An alternative to LIKE for pattern matching is to use SIMILAR TO. It works in much the same way as LIKE, except that it compares the target column to a Regex (Regular Expression) pattern. We won't cover SIMILAR TO or Regular Expressions in this book, though if you would like to learn more about Regex, we have another book about that topic! (Note: the Regex book doesn't specifically cover SQL-flavored Regex).

Summary

The SELECT statement is probably the most commonly used statement in SQL. Every database-backed application will need to present data to users in some way. In order to meet the many and varied data presentation requirements of different applications, developers need to be able to query data in very specific ways. In this chapter we've explored the SELECT statement syntax, and looked at a few ways in which we can fine-tune our queries, such as using operators or ordering results.

Let's quickly recap:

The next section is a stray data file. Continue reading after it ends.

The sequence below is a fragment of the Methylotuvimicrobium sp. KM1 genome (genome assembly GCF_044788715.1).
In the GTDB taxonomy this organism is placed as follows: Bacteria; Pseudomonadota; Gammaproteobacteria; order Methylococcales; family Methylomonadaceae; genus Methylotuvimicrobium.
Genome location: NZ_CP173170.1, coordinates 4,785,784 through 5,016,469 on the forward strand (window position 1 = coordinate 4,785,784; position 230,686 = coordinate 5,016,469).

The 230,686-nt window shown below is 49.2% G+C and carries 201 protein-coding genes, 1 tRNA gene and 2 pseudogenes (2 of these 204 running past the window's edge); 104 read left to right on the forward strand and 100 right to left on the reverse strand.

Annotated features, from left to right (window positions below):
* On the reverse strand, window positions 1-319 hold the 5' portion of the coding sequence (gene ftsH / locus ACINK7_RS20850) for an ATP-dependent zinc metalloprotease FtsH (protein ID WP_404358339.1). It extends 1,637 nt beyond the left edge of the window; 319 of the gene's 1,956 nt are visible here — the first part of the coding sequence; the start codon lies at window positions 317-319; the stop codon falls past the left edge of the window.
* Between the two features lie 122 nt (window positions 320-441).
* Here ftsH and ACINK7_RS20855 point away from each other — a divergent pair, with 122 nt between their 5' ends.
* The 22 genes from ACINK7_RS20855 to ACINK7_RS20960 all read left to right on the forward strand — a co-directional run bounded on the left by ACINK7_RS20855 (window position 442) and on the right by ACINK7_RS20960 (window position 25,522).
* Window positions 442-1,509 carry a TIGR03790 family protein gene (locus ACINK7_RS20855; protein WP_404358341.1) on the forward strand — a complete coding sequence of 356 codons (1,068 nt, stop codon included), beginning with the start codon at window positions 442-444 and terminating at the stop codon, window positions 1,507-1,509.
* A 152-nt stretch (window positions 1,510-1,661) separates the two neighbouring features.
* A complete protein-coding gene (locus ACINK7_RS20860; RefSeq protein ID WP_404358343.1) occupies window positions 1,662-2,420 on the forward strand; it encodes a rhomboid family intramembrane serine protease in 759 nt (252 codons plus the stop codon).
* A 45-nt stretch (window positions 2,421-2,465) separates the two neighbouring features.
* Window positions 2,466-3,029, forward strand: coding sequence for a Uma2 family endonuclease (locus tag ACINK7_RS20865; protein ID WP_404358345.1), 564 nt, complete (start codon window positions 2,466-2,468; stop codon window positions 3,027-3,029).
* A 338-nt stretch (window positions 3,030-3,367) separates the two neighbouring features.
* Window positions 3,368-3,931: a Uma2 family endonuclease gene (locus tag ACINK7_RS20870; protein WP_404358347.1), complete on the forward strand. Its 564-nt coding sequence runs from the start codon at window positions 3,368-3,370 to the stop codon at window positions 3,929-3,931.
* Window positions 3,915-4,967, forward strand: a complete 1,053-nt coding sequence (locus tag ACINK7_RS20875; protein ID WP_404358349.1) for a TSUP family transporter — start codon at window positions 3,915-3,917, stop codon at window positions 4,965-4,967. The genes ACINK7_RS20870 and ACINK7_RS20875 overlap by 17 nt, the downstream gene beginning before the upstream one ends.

SELECT Clause Notes
ORDER BY column_name [ASC, DESC] Orders the data selected by a column name within the associated table. Data can be ordered in descending or ascending order; if neither are specified, the query defaults to ascending order.
WHERE column_name [>,=, ] value Filters a query result based on some comparison between a column's value and a specified literal value. There are several comparison operators available for use, from "greater than" to "not equal to".
WHERE expression1 [AND, OR] expression2 Filters a query result based whether one expression is true [and,or] another expression is true.